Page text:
There's one law for Euro-sceptics ...

Click to follow
The Independent Online
For those of us who occasionally ask who rules Britain, the past few days have been utterly fascinating. A series of judgments and announcements, notably on powers of detention and workers' rights, confirms the limited power of British ministers and the rising influence of their new rivals in Francophone towns and domestic courts.

Should the rest of us defect to the Euro-sceptical revolt? Certainly not - not in the second paragraph, anyway. Let us cool down and start instead with the question of who decides how long young killers should be left in jail.

The European Commission on Human Rights has declared that the Government has breached the human rights of two teenage killers, Abed Hussein and Prem Singh, because their time in jail will be determined by a politician, the Home Secretary, rather than by the courts. The issue now goes to a European court in Strasbourg.

It has clear implications for the more sensitive issue of how long Robert Thompson and Jon Venables, the 11-year-old killers of James Bulger, will serve. After being petitioned by the dead toddler's family, Michael Howard raised the minimum period of detention to 15 years. Lawyers for Thompson have been given leave to challenge Mr Howard in the High Court.

The reactions could have been pre-scripted by anyone with the vaguest interest in politics. On ITN's News at Ten on Monday night Mr Howard was in full-outrage mode: "In these matters, I actually think that it's right that the Parliament of this country should be sovereign, so were this decision to stand, I hope it won't, in the European Court of Human Rights, I think it raises very serious questions indeed."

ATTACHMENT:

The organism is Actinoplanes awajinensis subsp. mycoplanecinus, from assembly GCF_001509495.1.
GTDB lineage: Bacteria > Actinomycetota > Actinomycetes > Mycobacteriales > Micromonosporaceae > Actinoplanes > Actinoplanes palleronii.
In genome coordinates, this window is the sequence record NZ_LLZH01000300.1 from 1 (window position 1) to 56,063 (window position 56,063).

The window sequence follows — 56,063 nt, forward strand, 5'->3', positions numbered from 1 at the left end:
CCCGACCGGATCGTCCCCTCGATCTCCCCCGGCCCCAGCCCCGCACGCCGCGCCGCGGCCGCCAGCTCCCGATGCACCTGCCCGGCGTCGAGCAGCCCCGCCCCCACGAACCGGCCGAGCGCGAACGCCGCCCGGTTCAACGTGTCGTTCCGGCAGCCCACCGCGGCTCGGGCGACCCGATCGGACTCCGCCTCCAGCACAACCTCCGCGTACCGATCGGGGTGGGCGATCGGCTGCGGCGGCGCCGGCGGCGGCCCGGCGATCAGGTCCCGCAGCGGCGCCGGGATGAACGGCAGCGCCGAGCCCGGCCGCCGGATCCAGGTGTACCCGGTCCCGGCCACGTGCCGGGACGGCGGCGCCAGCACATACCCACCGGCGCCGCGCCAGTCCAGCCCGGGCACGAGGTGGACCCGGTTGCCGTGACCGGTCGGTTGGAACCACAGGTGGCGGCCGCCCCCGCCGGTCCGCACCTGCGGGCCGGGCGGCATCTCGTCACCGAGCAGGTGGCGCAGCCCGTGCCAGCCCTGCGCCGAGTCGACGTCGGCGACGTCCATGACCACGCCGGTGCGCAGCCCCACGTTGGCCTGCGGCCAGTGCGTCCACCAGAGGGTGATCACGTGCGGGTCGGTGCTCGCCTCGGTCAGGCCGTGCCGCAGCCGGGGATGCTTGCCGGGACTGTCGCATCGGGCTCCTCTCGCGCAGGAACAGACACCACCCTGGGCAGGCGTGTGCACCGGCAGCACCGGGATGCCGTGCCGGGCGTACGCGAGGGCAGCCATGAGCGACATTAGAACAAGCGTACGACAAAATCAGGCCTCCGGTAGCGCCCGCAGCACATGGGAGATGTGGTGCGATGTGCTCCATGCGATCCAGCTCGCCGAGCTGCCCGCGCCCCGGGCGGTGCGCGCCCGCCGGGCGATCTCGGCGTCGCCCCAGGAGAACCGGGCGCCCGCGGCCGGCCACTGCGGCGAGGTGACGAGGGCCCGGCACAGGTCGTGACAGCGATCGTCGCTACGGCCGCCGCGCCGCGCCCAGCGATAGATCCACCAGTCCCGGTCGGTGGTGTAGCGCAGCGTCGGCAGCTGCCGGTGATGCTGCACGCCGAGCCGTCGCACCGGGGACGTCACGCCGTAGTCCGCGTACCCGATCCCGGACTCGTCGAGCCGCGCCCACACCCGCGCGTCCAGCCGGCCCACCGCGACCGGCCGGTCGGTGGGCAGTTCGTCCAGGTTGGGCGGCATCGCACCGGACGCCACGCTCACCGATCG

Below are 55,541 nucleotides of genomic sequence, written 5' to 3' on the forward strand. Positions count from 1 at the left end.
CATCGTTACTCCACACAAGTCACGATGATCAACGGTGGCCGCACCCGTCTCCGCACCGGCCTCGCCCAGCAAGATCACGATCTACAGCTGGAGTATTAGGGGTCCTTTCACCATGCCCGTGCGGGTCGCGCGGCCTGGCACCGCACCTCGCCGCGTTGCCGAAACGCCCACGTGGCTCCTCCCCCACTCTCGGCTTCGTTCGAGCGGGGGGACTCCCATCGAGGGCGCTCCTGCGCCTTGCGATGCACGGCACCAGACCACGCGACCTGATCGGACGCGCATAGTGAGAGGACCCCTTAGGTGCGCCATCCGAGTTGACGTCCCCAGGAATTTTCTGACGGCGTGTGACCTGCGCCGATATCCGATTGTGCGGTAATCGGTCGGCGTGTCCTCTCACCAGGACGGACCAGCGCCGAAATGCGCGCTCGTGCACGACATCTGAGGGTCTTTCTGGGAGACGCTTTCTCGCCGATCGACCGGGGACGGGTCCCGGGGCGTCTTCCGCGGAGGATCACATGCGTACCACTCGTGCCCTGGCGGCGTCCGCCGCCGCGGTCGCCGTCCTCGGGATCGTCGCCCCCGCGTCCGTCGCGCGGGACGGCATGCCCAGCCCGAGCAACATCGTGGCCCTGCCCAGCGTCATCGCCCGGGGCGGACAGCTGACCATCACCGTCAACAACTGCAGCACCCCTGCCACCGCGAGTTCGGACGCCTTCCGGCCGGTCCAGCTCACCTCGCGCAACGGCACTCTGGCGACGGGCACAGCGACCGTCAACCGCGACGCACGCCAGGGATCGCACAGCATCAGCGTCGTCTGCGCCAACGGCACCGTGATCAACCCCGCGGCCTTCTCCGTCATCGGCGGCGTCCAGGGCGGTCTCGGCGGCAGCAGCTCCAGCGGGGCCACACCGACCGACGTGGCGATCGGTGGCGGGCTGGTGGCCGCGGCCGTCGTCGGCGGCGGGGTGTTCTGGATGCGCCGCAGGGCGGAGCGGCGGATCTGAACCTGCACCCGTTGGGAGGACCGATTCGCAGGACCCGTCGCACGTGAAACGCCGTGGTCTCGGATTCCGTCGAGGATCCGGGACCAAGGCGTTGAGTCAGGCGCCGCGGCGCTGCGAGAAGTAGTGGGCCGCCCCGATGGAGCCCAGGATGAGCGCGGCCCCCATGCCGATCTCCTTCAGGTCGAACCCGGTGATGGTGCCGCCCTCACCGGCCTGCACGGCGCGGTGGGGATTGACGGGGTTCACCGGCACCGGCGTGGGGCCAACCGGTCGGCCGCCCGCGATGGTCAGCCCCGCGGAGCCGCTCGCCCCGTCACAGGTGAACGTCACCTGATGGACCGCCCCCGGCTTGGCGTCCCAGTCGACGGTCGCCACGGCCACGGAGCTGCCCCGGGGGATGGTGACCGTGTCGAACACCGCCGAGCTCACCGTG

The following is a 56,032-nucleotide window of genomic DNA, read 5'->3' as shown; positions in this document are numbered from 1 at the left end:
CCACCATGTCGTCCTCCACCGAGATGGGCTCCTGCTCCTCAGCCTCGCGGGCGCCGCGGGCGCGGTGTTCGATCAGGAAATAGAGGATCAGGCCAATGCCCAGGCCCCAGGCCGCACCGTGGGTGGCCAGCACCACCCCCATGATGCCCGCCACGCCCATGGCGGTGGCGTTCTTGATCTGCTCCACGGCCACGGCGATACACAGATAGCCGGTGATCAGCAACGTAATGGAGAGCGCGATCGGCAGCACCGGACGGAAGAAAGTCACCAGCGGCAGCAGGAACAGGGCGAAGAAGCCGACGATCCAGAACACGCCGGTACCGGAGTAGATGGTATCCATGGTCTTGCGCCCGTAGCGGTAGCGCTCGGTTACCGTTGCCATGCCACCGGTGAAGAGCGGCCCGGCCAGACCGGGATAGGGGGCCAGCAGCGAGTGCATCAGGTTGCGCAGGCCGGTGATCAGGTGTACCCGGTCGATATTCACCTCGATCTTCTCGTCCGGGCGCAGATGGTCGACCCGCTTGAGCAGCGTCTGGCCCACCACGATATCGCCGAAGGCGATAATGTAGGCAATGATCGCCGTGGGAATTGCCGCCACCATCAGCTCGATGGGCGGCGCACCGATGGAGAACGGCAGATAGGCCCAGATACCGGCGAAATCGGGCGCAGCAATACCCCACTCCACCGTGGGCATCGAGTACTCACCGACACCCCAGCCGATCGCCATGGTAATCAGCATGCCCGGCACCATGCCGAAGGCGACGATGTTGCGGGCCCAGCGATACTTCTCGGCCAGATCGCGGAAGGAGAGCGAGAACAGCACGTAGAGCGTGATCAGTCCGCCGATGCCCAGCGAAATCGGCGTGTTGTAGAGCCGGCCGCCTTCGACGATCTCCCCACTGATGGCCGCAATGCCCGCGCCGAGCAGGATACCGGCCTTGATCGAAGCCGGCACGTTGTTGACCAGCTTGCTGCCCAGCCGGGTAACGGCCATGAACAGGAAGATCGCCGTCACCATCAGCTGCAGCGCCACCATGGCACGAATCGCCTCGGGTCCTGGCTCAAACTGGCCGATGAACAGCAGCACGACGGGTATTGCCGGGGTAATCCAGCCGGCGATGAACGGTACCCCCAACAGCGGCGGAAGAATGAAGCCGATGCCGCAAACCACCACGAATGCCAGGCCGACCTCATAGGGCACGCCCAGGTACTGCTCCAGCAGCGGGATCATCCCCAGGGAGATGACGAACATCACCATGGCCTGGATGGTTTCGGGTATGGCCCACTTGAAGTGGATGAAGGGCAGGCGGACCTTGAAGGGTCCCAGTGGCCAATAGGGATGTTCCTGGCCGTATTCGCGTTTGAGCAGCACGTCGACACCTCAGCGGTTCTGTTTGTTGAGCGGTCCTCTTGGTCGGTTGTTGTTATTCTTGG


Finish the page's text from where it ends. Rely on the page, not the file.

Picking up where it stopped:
We know what this means, don't we? It is the battle-cry of Euro-scepticism, the call to arms. And there could not be a more rousing or clear-cut example of bureaucratic interference, could there? The matter could hardly be simpler, could it?

Oh yes, it could. For though this episode tells us a lot about what is happening to our political system, it has nothing to do with Brussels and little to do with Parliament. The European Commission on Human Rights was the invention of the Council of Europe in the late Forties and was intended to banish forever the nightmare of state criminality from which the Continent had emerged. Despite the suspicion and hostility of the Attlee government, Britain was the first country to ratify it, in 1951. S o much for recent federalist plots.

And although the powers used by Mr Howard and challenged by the commission derived from the 1991 Criminal Justice Act, they were hardly an example of parliamentary power. These were executive powers, exercised personally by the minister. Often, "our sov e reign Parliament" turns out to be a useful populist fig leaf for ministers who otherwise spend much of their time trying to ignore or patronise it. In this case two political traditions are in conflict: one is constitutional and based on fundamental righ ts; and the other is ours.

It doesn't follow, though, that the choice is to embrace federalism or return to our good old ways.

Back in 1974, Lord Denning described the Treaty of Rome as being "like an incoming tide: it flows into the estuaries and up the rivers; it cannot be held back". And in the 20 years since he spoke, so the waters have flowed (carrying not a few Spanish trawlers with them). But tides eventually gurgle back again. It is their nature. With the single and hugely important exception of the single currency, the evidence is that the federal tide is receding throughout Europe.